The Australasian College of Road Safety is encouraging everyone in the community to not only listen and respect the many messages they will hear about staying safe on our roads over the Christmas break, but to look beyond the simplistic media message of crash drama and of finding driver blame.
ACRS President, Mr Lauchlan McIntosh, says “the latest issue of the ACRS journal is a Special Issue that focuses on ‘Communications, media and road safety messages’. This issue shows how critical a role the media play in influencing public opinion on road safety on a broad scale. Crashes occur for many reasons. Recent research from the Centre of Automotive Research in Adelaide has found that the majority of crashes do not involve extreme behaviour, but involve people making minor mistakes or simple errors.’
“Injuries and deaths can occur in such crashes when the road infrastructure or the vehicles are unforgiving. Recognising all the factors rather than simply blaming all drivers would be a good step forward. Motorists need to be aware of all the factors that can save lives and injuries in road crashes.”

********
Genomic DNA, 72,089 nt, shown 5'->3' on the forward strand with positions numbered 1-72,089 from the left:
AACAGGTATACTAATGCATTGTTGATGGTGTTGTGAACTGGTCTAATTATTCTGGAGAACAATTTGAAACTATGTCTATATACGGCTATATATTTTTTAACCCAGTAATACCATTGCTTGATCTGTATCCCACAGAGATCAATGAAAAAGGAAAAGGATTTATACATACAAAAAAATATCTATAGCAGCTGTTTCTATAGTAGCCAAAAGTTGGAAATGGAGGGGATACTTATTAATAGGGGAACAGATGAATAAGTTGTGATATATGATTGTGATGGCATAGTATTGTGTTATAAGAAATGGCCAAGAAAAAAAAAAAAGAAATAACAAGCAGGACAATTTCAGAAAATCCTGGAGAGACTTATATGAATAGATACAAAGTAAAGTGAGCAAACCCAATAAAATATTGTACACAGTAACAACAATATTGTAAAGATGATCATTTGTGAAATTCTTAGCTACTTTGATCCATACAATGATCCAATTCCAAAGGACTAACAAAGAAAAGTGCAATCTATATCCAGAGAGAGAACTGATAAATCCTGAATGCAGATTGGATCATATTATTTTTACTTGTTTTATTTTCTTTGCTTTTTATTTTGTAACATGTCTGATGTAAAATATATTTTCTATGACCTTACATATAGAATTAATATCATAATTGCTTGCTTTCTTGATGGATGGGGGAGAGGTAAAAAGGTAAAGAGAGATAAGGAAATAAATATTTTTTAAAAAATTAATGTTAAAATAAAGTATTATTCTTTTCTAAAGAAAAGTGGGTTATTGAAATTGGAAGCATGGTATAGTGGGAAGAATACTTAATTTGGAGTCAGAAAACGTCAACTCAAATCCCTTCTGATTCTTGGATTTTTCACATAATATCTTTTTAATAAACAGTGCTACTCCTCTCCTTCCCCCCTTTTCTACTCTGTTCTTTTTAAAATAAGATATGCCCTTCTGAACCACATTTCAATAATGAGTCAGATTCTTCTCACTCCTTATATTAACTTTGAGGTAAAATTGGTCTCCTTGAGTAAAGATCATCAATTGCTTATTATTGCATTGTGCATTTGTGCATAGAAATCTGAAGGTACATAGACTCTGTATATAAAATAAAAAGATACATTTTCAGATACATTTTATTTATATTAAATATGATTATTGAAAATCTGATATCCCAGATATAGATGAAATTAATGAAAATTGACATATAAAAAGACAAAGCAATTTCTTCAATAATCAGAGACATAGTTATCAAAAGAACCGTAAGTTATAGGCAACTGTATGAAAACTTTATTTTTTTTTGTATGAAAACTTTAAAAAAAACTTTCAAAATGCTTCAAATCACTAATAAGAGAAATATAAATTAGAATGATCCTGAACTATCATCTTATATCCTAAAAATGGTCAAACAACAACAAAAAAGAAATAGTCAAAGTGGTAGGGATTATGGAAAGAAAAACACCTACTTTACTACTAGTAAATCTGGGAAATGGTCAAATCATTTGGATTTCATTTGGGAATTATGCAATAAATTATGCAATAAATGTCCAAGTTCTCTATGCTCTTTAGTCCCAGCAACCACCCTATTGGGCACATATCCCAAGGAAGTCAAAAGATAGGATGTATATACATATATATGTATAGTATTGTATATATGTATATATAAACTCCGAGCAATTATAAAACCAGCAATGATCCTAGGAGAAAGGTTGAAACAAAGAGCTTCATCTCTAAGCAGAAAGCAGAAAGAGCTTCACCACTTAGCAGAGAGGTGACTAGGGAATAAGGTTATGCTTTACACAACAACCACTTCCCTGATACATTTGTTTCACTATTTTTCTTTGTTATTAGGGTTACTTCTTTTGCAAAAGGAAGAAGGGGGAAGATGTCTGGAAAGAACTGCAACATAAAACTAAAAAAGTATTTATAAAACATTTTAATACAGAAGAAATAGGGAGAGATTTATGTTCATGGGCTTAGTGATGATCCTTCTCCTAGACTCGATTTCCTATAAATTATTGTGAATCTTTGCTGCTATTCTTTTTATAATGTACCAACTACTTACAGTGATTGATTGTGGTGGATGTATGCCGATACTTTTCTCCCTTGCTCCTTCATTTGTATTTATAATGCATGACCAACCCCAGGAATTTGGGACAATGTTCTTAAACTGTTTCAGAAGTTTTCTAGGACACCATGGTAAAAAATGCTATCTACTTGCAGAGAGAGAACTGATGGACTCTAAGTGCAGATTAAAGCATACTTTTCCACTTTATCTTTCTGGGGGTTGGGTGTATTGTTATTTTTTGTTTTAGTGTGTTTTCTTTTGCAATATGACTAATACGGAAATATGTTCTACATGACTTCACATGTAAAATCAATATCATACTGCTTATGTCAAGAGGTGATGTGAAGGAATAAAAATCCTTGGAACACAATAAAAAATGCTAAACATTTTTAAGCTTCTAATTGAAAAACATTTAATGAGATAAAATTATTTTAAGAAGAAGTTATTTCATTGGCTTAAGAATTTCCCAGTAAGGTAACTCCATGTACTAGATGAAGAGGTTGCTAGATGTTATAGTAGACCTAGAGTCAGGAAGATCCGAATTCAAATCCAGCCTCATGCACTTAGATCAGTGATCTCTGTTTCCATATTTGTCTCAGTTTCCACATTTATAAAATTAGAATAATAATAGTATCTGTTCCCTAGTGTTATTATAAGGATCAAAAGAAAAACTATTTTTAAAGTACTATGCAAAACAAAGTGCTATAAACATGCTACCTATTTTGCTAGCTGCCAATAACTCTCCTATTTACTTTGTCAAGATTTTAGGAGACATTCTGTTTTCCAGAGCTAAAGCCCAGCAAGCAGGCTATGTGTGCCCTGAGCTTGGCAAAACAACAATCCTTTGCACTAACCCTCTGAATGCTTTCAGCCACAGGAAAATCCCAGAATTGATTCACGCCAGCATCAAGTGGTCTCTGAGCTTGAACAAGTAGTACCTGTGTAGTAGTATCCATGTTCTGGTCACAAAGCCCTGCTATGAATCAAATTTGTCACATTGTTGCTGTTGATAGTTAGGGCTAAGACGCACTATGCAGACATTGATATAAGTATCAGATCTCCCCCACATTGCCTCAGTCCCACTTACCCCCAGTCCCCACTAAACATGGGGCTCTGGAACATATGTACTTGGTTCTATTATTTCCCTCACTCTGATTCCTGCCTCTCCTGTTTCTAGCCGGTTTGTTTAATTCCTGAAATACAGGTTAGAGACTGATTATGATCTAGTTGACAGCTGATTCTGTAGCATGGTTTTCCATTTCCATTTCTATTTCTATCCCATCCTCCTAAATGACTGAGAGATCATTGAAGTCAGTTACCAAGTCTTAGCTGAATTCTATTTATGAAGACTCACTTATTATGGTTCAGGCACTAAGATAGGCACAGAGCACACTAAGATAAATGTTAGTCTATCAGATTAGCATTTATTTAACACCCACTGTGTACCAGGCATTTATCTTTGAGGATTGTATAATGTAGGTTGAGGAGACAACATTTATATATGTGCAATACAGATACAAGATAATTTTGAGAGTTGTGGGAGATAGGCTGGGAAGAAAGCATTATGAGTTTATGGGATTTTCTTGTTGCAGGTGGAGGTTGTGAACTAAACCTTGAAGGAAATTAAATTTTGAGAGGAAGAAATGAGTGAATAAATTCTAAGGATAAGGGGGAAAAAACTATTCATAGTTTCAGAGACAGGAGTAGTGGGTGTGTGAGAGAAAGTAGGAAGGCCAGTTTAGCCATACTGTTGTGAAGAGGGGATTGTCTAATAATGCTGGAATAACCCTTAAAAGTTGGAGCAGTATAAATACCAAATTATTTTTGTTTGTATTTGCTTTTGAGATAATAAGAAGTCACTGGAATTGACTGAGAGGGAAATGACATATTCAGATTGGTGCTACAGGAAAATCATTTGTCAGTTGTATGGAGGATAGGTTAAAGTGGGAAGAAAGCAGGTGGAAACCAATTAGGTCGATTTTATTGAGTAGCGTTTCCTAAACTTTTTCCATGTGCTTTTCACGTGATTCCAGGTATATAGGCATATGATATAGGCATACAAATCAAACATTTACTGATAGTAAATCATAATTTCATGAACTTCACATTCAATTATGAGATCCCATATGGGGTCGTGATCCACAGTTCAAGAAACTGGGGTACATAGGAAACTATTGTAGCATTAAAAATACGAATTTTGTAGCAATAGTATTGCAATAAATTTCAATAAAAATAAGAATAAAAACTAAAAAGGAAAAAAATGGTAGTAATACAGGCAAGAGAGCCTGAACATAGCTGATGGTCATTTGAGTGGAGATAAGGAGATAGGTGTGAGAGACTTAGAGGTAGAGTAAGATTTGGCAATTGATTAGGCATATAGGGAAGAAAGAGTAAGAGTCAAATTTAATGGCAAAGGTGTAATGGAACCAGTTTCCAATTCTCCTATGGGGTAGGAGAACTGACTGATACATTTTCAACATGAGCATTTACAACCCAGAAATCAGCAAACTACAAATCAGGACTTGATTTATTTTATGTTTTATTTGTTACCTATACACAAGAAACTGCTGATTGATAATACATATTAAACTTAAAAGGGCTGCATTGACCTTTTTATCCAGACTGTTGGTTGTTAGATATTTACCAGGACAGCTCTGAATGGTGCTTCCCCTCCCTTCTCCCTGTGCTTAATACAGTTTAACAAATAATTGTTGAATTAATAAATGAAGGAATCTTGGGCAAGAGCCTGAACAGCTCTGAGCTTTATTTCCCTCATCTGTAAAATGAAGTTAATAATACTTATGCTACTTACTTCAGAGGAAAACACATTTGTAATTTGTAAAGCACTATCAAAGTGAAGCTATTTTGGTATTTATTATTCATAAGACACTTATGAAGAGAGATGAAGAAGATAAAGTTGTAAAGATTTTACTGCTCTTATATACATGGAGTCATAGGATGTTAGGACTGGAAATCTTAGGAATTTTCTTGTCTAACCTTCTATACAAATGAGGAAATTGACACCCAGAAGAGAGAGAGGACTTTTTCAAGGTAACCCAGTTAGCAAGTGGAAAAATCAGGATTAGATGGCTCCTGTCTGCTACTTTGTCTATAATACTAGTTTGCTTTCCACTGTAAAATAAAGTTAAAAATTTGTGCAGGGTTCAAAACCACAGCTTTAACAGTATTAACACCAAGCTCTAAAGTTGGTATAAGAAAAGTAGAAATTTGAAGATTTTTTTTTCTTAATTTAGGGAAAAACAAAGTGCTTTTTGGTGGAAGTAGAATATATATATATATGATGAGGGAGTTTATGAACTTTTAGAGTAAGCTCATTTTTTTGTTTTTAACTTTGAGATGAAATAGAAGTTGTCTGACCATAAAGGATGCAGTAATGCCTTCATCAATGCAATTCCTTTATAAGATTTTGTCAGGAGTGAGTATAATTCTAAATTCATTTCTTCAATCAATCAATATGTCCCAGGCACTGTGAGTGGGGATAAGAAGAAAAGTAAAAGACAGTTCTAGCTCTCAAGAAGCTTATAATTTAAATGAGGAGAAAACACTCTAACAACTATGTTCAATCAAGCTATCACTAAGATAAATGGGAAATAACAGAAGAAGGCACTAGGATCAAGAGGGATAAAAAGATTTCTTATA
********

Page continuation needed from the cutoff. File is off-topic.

Dr Stephen Jiggins, in the latest ACRS Journal asks ‘How important is community support to the success of the National Road Safety Strategy?”.
Dr Jiggins says that “News media tend to normalise the ‘crash as accident’ scenario whereby road users are killed by seemingly unpredictable events. What is missing from these narratives is a discussion of risk factors and possible solutions – information that could improve community understanding of these issues”
There are precedents for positive engagement of the community as we have seen with the marketing and sale of safer new motor vehicles and with reporting on other important social issues such as mental health and suicide. Dr Jiggins has suggested there should be less emphasis on the human drama of crashes and more focus on all risk factors and broader safety messages.